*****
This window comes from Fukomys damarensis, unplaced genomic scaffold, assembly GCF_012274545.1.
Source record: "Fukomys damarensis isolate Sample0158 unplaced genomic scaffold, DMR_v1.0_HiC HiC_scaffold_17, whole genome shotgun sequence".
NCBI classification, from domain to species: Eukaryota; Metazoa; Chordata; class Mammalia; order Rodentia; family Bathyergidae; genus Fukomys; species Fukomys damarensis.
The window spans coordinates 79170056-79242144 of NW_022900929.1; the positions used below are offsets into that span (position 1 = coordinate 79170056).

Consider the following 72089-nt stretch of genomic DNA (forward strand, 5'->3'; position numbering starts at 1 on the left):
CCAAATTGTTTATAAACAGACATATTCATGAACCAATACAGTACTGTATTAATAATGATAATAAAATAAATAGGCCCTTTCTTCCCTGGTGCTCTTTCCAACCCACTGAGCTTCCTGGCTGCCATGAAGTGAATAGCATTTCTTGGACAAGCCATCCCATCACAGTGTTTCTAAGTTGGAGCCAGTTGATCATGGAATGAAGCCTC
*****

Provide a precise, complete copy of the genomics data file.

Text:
This window comes from Fukomys damarensis, unplaced genomic scaffold, assembly GCF_012274545.1.
Source record: "Fukomys damarensis isolate Sample0158 unplaced genomic scaffold, DMR_v1.0_HiC HiC_scaffold_17, whole genome shotgun sequence".
NCBI classification, from domain to species: Eukaryota; Metazoa; Chordata; class Mammalia; order Rodentia; family Bathyergidae; genus Fukomys; species Fukomys damarensis.
The window spans coordinates 79170056-79242144 of NW_022900929.1; the positions used below are offsets into that span (position 1 = coordinate 79170056).

Consider the following 72089-nt stretch of genomic DNA (forward strand, 5'->3'; position numbering starts at 1 on the left):
CCAAATTGTTTATAAACAGACATATTCATGAACCAATACAGTACTGTATTAATAATGATAATAAAATAAATAGGCCCTTTCTTCCCTGGTGCTCTTTCCAACCCACTGAGCTTCCTGGCTGCCATGAAGTGAATAGCATTTCTTGGACAAGCCATCCCATCACAGTGTTTCTAAGTTGGAGCCAGTTGATCATGGAATGAAGCCTC